"I've long known rage was a life saver. I learned it from my mentor Rush Limbaugh, because every time you look at him you gotta ask, 'How is he still alive?'" -- Stephen Colbert
darlingdaisy
by on Jan. 12, 2013 at 10:37 AM

So you know that most of Myrtle Beach  doesn't want black bike week there at all.  The event is not welcomed because of the crime.

Quoting AdrianneHill:

Since I grew up there I realize my replies on the subject will likely be leaning one way or another when dealing with my home and state but, I don't have a reply to any of that comment that would be complete without mentioning the racism, snobbery, and downright dismissive attitude inherent in your few short sentences in that post.

Quoting darlingdaisy:

 Its a black vatacation destination spot.  High concentrations, high crime.


http://www.blackbikeweek.us/


http://www.blackatlas.com/content/myrtle-beach


http://www.soulofamerica.com/myrtle-beach-black-genesis.phtml

 

NWP
by guerrilla girl on Jan. 12, 2013 at 10:38 AM
1 mom liked this
We lived in a duplex. One night our neighbor fell asleep watching TV on his couch. We heard a very close gunshot that night. The next morning, he noticed a hole in his front door. A stray bullet had come through the front door and lodged in the wall right above his couche where he was sleeping! Yes..we eventually moved and Yes, living there helped form my opinion that MORE guns do not make your neighborhood safer.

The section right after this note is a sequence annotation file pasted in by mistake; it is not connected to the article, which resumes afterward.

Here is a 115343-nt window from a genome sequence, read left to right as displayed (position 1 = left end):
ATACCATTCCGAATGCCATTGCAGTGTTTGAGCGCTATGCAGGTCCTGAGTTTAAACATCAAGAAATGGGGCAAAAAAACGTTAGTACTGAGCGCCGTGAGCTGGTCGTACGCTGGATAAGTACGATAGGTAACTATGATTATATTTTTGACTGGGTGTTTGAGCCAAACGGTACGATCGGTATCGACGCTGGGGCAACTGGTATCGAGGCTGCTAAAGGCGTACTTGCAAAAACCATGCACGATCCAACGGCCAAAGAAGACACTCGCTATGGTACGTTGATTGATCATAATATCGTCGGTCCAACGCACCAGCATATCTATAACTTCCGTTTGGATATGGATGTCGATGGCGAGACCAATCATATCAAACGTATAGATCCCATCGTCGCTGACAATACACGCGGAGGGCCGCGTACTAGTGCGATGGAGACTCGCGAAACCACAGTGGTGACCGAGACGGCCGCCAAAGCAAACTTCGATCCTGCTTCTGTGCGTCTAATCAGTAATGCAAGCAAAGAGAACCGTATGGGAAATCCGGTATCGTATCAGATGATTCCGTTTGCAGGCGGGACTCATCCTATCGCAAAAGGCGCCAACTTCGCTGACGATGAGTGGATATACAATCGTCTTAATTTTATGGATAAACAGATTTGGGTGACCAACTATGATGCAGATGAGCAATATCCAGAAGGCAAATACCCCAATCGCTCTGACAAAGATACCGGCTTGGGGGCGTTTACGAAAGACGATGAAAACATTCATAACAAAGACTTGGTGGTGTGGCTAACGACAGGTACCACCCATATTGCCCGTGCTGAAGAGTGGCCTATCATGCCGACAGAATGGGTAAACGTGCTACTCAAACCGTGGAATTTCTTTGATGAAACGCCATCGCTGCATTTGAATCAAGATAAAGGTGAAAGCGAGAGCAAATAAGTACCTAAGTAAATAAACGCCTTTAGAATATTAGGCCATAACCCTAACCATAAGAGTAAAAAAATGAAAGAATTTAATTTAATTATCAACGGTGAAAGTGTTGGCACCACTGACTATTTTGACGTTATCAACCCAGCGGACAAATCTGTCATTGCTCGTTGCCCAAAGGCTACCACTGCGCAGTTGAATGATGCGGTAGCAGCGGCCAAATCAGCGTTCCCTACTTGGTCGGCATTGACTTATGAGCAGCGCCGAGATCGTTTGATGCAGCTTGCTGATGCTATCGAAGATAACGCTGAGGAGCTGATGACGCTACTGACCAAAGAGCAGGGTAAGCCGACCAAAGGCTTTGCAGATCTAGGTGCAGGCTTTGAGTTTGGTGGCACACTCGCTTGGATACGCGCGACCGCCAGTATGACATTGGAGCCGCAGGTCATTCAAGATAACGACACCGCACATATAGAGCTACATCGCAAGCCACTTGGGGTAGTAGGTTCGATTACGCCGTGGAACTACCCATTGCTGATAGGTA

Quoting lga1965:

 I wouldn't be able to live somewhere that featured gun shots ,even in a really nice neighborhood. I would be in a constant state of panic. WHat a sad way to live.

Quoting NWP:

I found this to be true as well when I lived in DFW during the 90's. There was a terrible crime rate and you just had to assume that more folks there were packing heat than not, it being Texas and all. We heard gunshots in the neighborhood every single day. And we lived blocks from Highland Park, one of the most exclusive neighborhoods in the country.

Quoting AdrianneHill:

Everyone is armed. It doesn't make life safer for everyone it seems. It just seems to make life easier on those always packing heat, but it doesn't seem to make crime go away like pro gun advocates insist.

Quoting stormcris:

I would not have thought such. Yet, on the gun comment...

MYRTLE BEACH, SC (WMBF) – Debates in Washington on gun control focus on keeping citizens from falling victim to gun violence, but in Myrtle Beach one lady who prevented a crime using her firearm says law-abiding citizens fall through the cracks of gun legislation.

"I was keeping him away from the Soles," said Melanie Moore, who prevented a car theft when she held a man and woman at gun point back in June.

"By taking [the man] out of the equation and letting [her neighbors] deal with his wife, I think things went a lot better," she said.

There have been two other notable cases where would-be victims stood their ground against their attackers in Horry County. One back in 2010 saw a man in Conway fend off three attackers, shooting one in the process. Another Conway man used his firearm to stop an attacker with a machete back in August. (source)


 

Naughty Wittle Puppy

lga1965
by on Jan. 12, 2013 at 10:43 AM

 Oh my....I am glad you moved!

Quoting NWP:

We lived in a duplex. One night our neighbor fell asleep watching TV on his couch. We heard a very close gunshot that night. The next morning, he noticed a hole in his front door. A stray bullet had come through the front door and lodged in the wall right above his couche where he was sleeping! Yes..we eventually moved and Yes, living there helped form my opinion that MORE guns do not make your neighborhood safer.
Quoting lga1965: